Earl Nightingale’s radio broadcast “Our Changing World” was broadcast on more than 700 stations across the United States and Canada and heard by over one million people. He spoke on subjects such as human development, success, motivation, and excellence. One of the quotes he is remembered for is “Never give up on a dream just because of the time it will take to accomplish it. The time will pass anyway.”
In 1987 I enrolled in college to begin work on my bachelor’s degree. I was 39 years old, married with two children, working full time in a factory and serving as a bivocational pastor. Many people were surprised with my decision to go to school. Several asked how long I though it would take to graduate. With my job and ministry I told them I calculated it would take seven years. They would then ask how old I would be when I graduated. My response was, “In seven years I will be 47 years old. But, in seven years I’m going to be 47 anyway with or without a college degree. I’ve chosen to be 47 with a college degree.”
My prediction was correct. It did take me seven years to graduate. It wasn’t easy juggling all of the responsibilities I had, but I’ve never regretted it. That degree opened up doors I never thought would be open for me, and the discipline it took to complete my degree has served me well throughout the rest of my life.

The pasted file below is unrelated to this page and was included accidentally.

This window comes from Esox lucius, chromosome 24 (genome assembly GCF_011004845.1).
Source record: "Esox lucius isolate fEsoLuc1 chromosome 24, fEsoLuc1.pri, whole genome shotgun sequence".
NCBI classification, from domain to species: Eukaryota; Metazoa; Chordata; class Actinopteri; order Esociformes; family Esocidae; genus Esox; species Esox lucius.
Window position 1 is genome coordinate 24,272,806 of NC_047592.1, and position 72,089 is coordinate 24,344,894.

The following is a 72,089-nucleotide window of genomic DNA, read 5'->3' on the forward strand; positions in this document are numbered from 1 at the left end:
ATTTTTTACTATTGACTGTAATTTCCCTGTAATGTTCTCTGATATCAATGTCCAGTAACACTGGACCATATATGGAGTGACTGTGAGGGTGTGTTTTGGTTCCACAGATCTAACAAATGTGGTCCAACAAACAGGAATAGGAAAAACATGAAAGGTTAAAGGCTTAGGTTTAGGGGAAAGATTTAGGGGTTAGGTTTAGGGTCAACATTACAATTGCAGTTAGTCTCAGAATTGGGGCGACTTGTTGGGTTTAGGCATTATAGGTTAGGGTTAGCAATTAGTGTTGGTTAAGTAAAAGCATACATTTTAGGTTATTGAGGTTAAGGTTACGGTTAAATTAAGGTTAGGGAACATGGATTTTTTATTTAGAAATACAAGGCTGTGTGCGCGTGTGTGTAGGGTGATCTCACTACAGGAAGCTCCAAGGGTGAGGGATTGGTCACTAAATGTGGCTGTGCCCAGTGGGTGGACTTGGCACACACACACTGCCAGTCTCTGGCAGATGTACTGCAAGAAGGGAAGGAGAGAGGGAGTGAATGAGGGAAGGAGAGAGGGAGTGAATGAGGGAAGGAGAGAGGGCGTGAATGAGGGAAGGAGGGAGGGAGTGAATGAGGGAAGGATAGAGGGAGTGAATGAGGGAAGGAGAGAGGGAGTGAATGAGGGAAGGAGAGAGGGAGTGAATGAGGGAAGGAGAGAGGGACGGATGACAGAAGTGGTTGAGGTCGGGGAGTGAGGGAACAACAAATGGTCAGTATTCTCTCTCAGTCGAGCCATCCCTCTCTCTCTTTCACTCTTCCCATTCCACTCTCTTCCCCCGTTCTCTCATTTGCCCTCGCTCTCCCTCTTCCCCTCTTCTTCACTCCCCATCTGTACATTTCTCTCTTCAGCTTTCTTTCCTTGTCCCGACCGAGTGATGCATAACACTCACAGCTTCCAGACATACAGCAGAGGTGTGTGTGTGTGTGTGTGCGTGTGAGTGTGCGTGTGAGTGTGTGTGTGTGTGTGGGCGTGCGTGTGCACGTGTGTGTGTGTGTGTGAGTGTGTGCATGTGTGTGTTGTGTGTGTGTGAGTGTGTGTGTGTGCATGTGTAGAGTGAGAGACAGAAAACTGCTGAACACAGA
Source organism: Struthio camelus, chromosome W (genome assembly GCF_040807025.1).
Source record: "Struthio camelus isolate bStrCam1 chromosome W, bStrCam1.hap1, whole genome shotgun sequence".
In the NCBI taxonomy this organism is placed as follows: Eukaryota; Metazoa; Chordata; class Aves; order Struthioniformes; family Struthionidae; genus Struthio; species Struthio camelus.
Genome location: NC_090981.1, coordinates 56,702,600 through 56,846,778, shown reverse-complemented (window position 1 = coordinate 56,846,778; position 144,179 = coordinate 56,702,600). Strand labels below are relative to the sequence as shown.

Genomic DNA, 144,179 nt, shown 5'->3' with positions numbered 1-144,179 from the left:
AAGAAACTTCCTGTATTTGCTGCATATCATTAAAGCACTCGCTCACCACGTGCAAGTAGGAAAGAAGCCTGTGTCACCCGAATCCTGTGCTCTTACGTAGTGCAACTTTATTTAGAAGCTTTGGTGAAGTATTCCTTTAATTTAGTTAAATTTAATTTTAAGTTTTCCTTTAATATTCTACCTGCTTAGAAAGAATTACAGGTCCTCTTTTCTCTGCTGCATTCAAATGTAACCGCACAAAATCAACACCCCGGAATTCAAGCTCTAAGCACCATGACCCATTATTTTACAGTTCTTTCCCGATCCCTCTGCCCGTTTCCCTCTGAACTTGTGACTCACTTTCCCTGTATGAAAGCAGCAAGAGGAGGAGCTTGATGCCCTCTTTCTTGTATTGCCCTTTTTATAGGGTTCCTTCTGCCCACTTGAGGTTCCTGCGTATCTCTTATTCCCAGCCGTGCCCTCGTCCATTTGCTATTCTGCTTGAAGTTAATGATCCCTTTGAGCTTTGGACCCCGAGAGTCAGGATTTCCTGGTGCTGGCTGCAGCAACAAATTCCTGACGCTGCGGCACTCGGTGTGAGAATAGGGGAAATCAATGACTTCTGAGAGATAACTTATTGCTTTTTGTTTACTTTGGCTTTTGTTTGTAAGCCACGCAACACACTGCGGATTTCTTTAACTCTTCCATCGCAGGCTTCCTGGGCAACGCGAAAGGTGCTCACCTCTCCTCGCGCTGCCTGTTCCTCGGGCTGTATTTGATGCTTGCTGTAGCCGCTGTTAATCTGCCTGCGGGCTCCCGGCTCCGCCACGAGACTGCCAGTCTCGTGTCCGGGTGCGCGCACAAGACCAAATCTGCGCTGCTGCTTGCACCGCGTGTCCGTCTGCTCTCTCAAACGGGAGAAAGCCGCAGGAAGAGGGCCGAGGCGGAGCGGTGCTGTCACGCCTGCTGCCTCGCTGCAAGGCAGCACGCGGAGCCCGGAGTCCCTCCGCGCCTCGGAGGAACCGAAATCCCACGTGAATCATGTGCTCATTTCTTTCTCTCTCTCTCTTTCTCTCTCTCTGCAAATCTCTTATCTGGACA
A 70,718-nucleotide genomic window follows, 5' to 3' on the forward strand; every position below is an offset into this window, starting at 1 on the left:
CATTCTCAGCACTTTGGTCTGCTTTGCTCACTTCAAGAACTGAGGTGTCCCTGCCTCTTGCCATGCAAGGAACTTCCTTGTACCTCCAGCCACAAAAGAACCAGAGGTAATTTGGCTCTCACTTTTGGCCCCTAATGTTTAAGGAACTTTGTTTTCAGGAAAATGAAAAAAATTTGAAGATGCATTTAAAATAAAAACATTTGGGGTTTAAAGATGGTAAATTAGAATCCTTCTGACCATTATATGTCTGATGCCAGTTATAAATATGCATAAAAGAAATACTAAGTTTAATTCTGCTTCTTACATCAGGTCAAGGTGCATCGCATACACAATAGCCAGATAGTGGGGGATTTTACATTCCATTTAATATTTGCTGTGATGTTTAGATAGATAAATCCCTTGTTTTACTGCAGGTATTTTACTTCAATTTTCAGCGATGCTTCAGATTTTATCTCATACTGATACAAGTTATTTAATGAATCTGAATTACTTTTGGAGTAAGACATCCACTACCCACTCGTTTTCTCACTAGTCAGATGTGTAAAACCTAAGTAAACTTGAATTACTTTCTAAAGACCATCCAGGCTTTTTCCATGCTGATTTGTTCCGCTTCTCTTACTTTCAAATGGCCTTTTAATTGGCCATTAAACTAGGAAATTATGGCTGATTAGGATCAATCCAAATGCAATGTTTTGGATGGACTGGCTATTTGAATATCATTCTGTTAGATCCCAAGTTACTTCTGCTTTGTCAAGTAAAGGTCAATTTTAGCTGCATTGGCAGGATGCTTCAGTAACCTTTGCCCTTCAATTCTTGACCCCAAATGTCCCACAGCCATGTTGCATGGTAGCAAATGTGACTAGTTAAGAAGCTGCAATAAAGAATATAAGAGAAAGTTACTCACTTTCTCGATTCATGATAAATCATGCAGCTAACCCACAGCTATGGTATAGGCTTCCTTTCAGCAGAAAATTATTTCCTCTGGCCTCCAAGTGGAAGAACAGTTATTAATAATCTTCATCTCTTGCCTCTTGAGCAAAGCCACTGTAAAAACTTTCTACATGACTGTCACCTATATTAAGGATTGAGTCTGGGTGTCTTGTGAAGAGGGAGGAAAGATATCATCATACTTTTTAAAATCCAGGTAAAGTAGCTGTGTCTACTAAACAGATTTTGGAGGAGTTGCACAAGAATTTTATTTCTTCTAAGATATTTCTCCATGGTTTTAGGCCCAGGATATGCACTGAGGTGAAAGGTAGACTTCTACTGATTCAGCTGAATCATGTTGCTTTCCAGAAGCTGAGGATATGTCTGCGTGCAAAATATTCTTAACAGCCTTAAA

We live in a world of microwaves and Instant Messaging. We have instant access to almost any information we want through the Internet. We can fly across country in as little as six hours. We have been conditioned to expect immediate results from our efforts. We are more inclined to look to the next quarter than we are to look ten years ahead. As a result, we may be overlooking significant opportunities because it will take longer to achieve them than we prefer.
I’ve had the opportunity to talk with various organizations about visioning and goal setting. One of the things I stress is that they need short-term, medium-term, and long-range goals. The short-term goals address immediate needs their organization has. The medium-term goals give them some direction for the future, and their long-range goals helps them determine, at least in part, what their future will look like. My experience has been that many of them are more interested in the short-term goals, fewer are interested in the medium-term goals, and almost no one wants to look ten years or more into the future.
What dreams did you allow to die because they would take too long to accomplish? How many of those dreams could have been realized if you had started working on them ten years ago, or even five years ago. Your choices in the past have determined who you are and what you have today. Your choices today will determine who you will be and what you will do ten years from now. Those ten years are going to pass by anyway so why not live into your dream and accomplish those things you most want to do?